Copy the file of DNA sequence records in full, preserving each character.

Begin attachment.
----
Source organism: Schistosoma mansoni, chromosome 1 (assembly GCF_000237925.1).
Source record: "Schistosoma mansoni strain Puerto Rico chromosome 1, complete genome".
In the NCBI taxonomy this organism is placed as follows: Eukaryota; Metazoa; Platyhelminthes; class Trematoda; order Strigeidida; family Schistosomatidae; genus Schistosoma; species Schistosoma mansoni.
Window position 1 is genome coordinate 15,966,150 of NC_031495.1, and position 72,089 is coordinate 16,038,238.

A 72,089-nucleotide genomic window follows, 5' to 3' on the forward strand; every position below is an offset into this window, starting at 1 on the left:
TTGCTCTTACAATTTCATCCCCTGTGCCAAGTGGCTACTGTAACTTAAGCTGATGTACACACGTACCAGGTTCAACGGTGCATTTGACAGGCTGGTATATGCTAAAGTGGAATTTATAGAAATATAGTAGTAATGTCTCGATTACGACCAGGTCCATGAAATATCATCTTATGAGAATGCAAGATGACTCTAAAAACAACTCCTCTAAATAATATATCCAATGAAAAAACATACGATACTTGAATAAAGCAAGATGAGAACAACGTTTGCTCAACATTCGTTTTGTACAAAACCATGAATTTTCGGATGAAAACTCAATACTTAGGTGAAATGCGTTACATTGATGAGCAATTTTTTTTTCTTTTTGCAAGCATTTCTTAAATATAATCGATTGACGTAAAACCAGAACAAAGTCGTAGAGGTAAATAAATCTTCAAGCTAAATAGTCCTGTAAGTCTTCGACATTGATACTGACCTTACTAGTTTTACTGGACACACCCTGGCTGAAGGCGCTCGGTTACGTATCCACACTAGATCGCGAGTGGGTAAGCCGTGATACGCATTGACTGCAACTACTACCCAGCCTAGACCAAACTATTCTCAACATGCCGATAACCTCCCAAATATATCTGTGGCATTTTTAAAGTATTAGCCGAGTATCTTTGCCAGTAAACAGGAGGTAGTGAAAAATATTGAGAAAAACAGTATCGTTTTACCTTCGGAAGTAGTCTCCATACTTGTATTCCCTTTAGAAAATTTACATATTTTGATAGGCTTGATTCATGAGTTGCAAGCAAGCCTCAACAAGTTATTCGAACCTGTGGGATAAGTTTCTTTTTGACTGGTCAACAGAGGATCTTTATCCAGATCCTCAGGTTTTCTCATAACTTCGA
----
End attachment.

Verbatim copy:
Source organism: Schistosoma mansoni, chromosome 1 (assembly GCF_000237925.1).
Source record: "Schistosoma mansoni strain Puerto Rico chromosome 1, complete genome".
In the NCBI taxonomy this organism is placed as follows: Eukaryota; Metazoa; Platyhelminthes; class Trematoda; order Strigeidida; family Schistosomatidae; genus Schistosoma; species Schistosoma mansoni.
Window position 1 is genome coordinate 15,966,150 of NC_031495.1, and position 72,089 is coordinate 16,038,238.

A 72,089-nucleotide genomic window follows, 5' to 3' on the forward strand; every position below is an offset into this window, starting at 1 on the left:
TTGCTCTTACAATTTCATCCCCTGTGCCAAGTGGCTACTGTAACTTAAGCTGATGTACACACGTACCAGGTTCAACGGTGCATTTGACAGGCTGGTATATGCTAAAGTGGAATTTATAGAAATATAGTAGTAATGTCTCGATTACGACCAGGTCCATGAAATATCATCTTATGAGAATGCAAGATGACTCTAAAAACAACTCCTCTAAATAATATATCCAATGAAAAAACATACGATACTTGAATAAAGCAAGATGAGAACAACGTTTGCTCAACATTCGTTTTGTACAAAACCATGAATTTTCGGATGAAAACTCAATACTTAGGTGAAATGCGTTACATTGATGAGCAATTTTTTTTTCTTTTTGCAAGCATTTCTTAAATATAATCGATTGACGTAAAACCAGAACAAAGTCGTAGAGGTAAATAAATCTTCAAGCTAAATAGTCCTGTAAGTCTTCGACATTGATACTGACCTTACTAGTTTTACTGGACACACCCTGGCTGAAGGCGCTCGGTTACGTATCCACACTAGATCGCGAGTGGGTAAGCCGTGATACGCATTGACTGCAACTACTACCCAGCCTAGACCAAACTATTCTCAACATGCCGATAACCTCCCAAATATATCTGTGGCATTTTTAAAGTATTAGCCGAGTATCTTTGCCAGTAAACAGGAGGTAGTGAAAAATATTGAGAAAAACAGTATCGTTTTACCTTCGGAAGTAGTCTCCATACTTGTATTCCCTTTAGAAAATTTACATATTTTGATAGGCTTGATTCATGAGTTGCAAGCAAGCCTCAACAAGTTATTCGAACCTGTGGGATAAGTTTCTTTTTGACTGGTCAACAGAGGATCTTTATCCAGATCCTCAGGTTTTCTCATAACTTCGA